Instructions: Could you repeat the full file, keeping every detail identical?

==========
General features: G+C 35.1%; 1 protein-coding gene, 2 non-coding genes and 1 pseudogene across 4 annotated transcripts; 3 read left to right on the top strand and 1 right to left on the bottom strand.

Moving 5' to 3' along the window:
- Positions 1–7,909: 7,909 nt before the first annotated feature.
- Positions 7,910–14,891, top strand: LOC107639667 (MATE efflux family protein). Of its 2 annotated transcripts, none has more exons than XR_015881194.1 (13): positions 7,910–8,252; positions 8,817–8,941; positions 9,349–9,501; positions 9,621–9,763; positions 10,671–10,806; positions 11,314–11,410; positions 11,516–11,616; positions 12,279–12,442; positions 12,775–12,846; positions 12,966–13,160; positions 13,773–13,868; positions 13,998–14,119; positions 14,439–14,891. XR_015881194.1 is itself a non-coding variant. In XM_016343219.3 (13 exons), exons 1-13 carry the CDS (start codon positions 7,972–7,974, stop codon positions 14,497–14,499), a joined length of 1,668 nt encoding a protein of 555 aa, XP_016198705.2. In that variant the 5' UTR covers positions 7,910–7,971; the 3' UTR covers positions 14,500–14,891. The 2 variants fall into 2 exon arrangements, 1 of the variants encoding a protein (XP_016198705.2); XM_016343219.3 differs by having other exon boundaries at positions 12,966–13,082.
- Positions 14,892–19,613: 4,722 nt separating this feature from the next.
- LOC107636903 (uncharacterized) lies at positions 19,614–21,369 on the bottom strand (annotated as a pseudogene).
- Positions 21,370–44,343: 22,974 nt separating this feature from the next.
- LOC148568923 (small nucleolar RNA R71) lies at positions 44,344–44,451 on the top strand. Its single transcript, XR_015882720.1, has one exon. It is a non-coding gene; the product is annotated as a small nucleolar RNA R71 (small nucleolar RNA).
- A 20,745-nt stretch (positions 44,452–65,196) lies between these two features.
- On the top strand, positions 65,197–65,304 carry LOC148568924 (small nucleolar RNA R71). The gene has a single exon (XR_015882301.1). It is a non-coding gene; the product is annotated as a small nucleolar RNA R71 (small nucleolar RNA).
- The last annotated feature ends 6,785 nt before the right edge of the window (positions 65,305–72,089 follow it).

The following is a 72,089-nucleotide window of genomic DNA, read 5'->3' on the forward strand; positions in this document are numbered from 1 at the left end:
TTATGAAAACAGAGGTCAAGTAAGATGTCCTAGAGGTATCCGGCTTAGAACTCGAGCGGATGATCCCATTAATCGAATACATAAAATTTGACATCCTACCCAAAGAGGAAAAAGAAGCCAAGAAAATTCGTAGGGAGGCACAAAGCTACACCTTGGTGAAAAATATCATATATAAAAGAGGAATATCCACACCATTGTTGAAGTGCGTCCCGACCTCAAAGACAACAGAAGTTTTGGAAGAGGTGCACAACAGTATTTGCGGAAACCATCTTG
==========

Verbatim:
General features: G+C 35.1%; 1 protein-coding gene, 2 non-coding genes and 1 pseudogene across 4 annotated transcripts; 3 read left to right on the top strand and 1 right to left on the bottom strand.

Moving 5' to 3' along the window:
- Positions 1–7,909: 7,909 nt before the first annotated feature.
- Positions 7,910–14,891, top strand: LOC107639667 (MATE efflux family protein). Of its 2 annotated transcripts, none has more exons than XR_015881194.1 (13): positions 7,910–8,252; positions 8,817–8,941; positions 9,349–9,501; positions 9,621–9,763; positions 10,671–10,806; positions 11,314–11,410; positions 11,516–11,616; positions 12,279–12,442; positions 12,775–12,846; positions 12,966–13,160; positions 13,773–13,868; positions 13,998–14,119; positions 14,439–14,891. XR_015881194.1 is itself a non-coding variant. In XM_016343219.3 (13 exons), exons 1-13 carry the CDS (start codon positions 7,972–7,974, stop codon positions 14,497–14,499), a joined length of 1,668 nt encoding a protein of 555 aa, XP_016198705.2. In that variant the 5' UTR covers positions 7,910–7,971; the 3' UTR covers positions 14,500–14,891. The 2 variants fall into 2 exon arrangements, 1 of the variants encoding a protein (XP_016198705.2); XM_016343219.3 differs by having other exon boundaries at positions 12,966–13,082.
- Positions 14,892–19,613: 4,722 nt separating this feature from the next.
- LOC107636903 (uncharacterized) lies at positions 19,614–21,369 on the bottom strand (annotated as a pseudogene).
- Positions 21,370–44,343: 22,974 nt separating this feature from the next.
- LOC148568923 (small nucleolar RNA R71) lies at positions 44,344–44,451 on the top strand. Its single transcript, XR_015882720.1, has one exon. It is a non-coding gene; the product is annotated as a small nucleolar RNA R71 (small nucleolar RNA).
- A 20,745-nt stretch (positions 44,452–65,196) lies between these two features.
- On the top strand, positions 65,197–65,304 carry LOC148568924 (small nucleolar RNA R71). The gene has a single exon (XR_015882301.1). It is a non-coding gene; the product is annotated as a small nucleolar RNA R71 (small nucleolar RNA).
- The last annotated feature ends 6,785 nt before the right edge of the window (positions 65,305–72,089 follow it).

The following is a 72,089-nucleotide window of genomic DNA, read 5'->3' on the forward strand; positions in this document are numbered from 1 at the left end:
TTATGAAAACAGAGGTCAAGTAAGATGTCCTAGAGGTATCCGGCTTAGAACTCGAGCGGATGATCCCATTAATCGAATACATAAAATTTGACATCCTACCCAAAGAGGAAAAAGAAGCCAAGAAAATTCGTAGGGAGGCACAAAGCTACACCTTGGTGAAAAATATCATATATAAAAGAGGAATATCCACACCATTGTTGAAGTGCGTCCCGACCTCAAAGACAACAGAAGTTTTGGAAGAGGTGCACAACAGTATTTGCGGAAACCATCTTG